Paper Towns

July 24, 2015435 min

“ The town was paper, but the memories were not” What is a paper town you might ask? Well it is not a town made of paper mache but instead back when they were making maps, the mapmakers would make up a town or a road as a type of copycat protection. Now the next question you might ask is what does a made up town have to do about anything? Well if you are a fan of John Green’s novels, then you know the answer is, everything.

Quentin’s (Nat Wolff) life changed the day Margo’s (Cara Delevingne) family moved in next door to him. Right away Quentin was smitten, and soon he and Margo became partners in crime. Soon though, they grow up and grow apart as friends, though Quentin’s affection for Margo never changes. While Margo seemed to live her life on a whim, Quentin’s was on a path that he never strayed from, that is until one night. The night Margo came back into his life. She enlists his help to right some wrongs and some mistakes. Quentin jumps at the chance, and it’s a night that will take him on a path of many firsts. After the evening is over, Margo disappears, but leaves clues to where she might have gone, clues Quentin believes are for him. After discovering the answers to the clues left behind, he and his friends take a road trip of discovery, on who they are and to solve the mystery of Margo.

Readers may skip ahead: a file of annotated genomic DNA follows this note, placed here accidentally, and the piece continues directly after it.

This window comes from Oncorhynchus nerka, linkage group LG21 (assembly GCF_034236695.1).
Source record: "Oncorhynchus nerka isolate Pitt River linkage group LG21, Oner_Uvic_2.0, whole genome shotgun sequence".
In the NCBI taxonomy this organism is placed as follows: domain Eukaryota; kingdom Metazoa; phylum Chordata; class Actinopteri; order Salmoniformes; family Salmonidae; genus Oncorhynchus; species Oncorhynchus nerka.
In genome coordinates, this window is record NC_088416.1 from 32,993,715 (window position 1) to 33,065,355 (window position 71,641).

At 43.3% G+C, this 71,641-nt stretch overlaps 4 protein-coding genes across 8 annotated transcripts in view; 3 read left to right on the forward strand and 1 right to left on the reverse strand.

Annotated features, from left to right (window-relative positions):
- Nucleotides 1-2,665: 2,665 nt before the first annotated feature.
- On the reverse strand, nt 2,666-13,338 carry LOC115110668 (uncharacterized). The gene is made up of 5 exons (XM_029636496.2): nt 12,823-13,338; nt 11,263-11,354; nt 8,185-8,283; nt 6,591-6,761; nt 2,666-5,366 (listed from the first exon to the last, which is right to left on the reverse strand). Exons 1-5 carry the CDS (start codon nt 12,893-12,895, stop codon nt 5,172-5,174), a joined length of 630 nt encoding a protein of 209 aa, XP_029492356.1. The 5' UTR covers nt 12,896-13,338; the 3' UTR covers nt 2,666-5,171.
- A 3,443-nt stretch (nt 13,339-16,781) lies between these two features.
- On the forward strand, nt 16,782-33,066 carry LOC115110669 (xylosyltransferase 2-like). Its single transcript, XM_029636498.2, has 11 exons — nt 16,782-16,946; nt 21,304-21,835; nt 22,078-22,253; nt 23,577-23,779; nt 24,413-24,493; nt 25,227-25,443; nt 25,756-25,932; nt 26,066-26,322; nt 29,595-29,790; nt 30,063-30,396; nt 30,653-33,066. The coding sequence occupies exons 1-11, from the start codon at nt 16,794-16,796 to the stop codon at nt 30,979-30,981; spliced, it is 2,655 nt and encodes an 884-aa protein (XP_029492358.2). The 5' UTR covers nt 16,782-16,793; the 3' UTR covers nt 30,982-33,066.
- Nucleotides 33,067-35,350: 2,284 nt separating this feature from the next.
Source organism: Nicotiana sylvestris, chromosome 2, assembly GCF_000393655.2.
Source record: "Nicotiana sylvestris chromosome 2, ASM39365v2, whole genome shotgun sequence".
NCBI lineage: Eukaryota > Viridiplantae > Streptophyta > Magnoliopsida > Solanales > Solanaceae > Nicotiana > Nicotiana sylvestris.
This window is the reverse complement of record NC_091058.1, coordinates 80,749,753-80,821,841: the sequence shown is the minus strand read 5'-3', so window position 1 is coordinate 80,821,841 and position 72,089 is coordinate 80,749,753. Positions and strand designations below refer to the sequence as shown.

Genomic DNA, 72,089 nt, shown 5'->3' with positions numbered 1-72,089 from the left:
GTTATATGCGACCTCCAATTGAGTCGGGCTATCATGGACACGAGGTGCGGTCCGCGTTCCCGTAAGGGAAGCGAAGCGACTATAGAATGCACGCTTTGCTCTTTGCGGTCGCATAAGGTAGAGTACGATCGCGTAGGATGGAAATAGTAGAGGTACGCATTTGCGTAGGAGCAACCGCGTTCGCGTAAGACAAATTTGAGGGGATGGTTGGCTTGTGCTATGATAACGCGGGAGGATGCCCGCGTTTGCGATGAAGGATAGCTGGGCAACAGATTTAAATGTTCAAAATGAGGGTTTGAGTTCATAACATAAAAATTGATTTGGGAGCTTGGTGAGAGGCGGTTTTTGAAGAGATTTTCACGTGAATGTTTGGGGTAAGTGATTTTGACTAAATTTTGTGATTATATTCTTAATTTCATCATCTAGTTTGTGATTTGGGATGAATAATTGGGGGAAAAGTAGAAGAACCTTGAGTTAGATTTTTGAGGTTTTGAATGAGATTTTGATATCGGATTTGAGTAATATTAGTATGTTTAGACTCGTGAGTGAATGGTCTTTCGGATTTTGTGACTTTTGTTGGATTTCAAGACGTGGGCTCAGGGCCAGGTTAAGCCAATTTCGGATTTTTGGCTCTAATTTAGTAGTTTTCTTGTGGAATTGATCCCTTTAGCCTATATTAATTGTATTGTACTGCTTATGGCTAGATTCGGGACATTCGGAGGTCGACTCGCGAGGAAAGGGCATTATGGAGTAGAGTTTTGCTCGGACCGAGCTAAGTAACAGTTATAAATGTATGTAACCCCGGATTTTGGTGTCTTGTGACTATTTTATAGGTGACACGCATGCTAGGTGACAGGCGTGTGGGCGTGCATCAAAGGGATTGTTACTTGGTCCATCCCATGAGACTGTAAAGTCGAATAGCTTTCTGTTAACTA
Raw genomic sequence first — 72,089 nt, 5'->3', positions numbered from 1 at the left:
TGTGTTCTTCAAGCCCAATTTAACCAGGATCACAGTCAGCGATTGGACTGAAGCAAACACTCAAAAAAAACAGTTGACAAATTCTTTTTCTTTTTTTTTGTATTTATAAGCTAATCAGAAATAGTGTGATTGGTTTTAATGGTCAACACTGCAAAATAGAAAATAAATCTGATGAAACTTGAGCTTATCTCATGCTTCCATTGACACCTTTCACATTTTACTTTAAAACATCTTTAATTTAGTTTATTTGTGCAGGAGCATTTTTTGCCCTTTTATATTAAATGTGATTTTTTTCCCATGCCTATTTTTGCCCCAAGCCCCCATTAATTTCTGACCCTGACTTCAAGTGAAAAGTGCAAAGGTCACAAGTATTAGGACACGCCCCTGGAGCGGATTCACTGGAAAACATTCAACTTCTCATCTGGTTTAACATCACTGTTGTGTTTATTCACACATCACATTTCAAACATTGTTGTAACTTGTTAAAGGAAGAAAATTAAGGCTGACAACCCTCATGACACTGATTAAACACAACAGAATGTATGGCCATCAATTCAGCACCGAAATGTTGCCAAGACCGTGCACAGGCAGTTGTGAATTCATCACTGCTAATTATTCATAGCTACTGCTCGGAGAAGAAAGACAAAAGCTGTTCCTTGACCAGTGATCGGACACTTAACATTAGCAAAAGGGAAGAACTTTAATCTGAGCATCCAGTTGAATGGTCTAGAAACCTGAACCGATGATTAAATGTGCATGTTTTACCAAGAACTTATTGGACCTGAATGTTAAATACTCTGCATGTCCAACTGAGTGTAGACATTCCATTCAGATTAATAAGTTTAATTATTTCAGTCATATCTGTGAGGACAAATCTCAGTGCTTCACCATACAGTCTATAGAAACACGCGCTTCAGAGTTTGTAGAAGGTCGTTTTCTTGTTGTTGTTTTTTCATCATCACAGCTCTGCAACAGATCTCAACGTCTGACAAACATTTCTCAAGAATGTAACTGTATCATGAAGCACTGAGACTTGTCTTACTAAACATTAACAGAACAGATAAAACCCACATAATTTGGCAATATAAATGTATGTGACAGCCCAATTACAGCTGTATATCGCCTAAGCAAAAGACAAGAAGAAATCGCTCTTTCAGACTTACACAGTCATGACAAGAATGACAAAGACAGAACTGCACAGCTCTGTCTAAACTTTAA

“Paper Towns” is a story of friendship and love, but it is also the story about believing a person is more than a person. Everyone has met that someone that you build up to be greater than what they really are. Sometimes you find out the truth, but other times you ignore what you see and continue to keep them on that pedestal. With a source material that is good, all writers Scott Neustadter and Michael H. Weber have to do is stay true to the feeling of the book. I did not read the book, and think that any movie based off a book should be judged on it’s own merits. While the pace of the story feels deliberate, it doesn’t feel like Neustadter and Weber’s previous work, which were stories that went against the grain. This story, while it is not theirs, feels safe, the type that would never color outside the lines. You want the movie to be like the character of Margo, but it keeps it more like Quentin. Everything about this movie really is just fine, the acting, the writing and the directing, which is done by Jake Schreier (Robot & Frank). This could have been great, but I guess you can say it wasn’t in the stars. Instead you have a movie that at times you will enjoy, as well as feel indifferent about, in the end you may be better off with the paper version.

Brian Taylor

 

 

 

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